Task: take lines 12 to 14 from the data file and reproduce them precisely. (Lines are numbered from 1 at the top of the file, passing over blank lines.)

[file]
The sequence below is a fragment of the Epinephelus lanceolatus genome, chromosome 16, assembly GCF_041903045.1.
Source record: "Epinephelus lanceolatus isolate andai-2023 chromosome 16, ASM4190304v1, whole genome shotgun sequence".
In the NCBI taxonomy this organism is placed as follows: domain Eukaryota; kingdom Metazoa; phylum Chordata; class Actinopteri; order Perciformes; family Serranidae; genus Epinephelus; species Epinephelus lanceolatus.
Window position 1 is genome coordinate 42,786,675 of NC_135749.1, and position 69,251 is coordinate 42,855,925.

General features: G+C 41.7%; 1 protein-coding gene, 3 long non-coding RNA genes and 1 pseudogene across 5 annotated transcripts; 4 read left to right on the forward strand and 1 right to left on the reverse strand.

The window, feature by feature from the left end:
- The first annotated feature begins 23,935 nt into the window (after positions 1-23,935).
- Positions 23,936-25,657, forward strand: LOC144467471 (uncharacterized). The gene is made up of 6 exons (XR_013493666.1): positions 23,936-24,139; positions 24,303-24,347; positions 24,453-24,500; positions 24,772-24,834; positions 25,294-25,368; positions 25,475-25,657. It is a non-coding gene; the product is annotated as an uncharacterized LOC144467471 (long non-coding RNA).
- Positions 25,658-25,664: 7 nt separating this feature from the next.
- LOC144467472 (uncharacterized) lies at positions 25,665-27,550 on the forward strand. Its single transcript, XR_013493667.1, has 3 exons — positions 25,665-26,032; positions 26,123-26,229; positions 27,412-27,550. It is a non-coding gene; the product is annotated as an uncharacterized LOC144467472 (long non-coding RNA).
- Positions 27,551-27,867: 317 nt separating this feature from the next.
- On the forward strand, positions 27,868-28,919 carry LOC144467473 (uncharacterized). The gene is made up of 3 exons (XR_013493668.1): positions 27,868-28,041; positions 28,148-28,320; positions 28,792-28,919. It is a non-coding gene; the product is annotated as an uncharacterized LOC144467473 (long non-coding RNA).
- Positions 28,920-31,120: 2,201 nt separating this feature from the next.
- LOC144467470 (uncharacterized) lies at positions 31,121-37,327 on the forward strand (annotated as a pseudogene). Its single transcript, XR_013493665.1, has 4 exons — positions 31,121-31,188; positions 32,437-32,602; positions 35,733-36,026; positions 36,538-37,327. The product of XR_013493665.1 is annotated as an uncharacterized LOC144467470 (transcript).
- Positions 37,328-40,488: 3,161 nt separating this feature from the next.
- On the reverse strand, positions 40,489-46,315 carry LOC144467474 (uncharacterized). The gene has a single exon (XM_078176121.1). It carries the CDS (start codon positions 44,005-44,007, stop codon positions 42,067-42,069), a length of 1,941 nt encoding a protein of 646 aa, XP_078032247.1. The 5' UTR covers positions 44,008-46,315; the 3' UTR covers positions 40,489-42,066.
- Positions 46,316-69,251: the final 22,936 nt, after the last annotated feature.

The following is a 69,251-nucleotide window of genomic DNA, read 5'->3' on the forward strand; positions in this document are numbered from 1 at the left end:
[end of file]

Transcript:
- On the forward strand, positions 27,868-28,919 carry LOC144467473 (uncharacterized). The gene is made up of 3 exons (XR_013493668.1): positions 27,868-28,041; positions 28,148-28,320; positions 28,792-28,919. It is a non-coding gene; the product is annotated as an uncharacterized LOC144467473 (long non-coding RNA).
- Positions 28,920-31,120: 2,201 nt separating this feature from the next.
- LOC144467470 (uncharacterized) lies at positions 31,121-37,327 on the forward strand (annotated as a pseudogene). Its single transcript, XR_013493665.1, has 4 exons — positions 31,121-31,188; positions 32,437-32,602; positions 35,733-36,026; positions 36,538-37,327. The product of XR_013493665.1 is annotated as an uncharacterized LOC144467470 (transcript).